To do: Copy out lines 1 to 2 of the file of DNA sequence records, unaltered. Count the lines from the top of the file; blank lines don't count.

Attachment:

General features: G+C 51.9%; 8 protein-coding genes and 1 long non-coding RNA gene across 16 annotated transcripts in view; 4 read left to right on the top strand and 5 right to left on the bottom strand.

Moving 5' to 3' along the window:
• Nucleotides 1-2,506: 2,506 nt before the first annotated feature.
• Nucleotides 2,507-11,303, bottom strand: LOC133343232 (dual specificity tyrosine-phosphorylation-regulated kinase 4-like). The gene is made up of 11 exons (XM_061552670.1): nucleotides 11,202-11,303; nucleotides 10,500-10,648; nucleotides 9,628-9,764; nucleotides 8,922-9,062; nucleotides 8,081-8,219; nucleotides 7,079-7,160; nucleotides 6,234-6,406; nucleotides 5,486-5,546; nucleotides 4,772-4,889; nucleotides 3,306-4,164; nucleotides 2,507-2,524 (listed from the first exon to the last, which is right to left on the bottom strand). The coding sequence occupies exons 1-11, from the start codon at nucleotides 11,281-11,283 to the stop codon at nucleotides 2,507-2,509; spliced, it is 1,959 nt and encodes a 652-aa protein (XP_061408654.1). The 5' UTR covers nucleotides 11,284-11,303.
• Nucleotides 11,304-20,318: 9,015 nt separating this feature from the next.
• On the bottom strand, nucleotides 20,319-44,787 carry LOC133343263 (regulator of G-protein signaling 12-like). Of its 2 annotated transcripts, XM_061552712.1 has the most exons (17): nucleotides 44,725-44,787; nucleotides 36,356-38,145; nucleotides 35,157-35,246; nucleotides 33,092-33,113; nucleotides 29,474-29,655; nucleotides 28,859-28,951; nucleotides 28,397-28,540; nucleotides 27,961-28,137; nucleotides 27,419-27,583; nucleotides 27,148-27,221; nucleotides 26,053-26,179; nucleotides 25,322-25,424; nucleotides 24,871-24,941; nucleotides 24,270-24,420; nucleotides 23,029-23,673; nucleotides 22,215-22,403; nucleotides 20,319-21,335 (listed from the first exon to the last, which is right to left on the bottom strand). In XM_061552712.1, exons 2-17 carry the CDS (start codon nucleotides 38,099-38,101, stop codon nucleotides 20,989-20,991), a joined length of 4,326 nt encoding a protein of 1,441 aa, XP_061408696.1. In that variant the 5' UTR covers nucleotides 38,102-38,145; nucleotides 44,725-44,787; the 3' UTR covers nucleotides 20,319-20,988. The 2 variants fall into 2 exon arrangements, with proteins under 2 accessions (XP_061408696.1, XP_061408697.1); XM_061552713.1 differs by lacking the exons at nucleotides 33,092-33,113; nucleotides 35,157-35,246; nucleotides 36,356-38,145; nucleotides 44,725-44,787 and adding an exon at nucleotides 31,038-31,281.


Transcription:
General features: G+C 51.9%; 8 protein-coding genes and 1 long non-coding RNA gene across 16 annotated transcripts in view; 4 read left to right on the top strand and 5 right to left on the bottom strand.

Moving 5' to 3' along the window: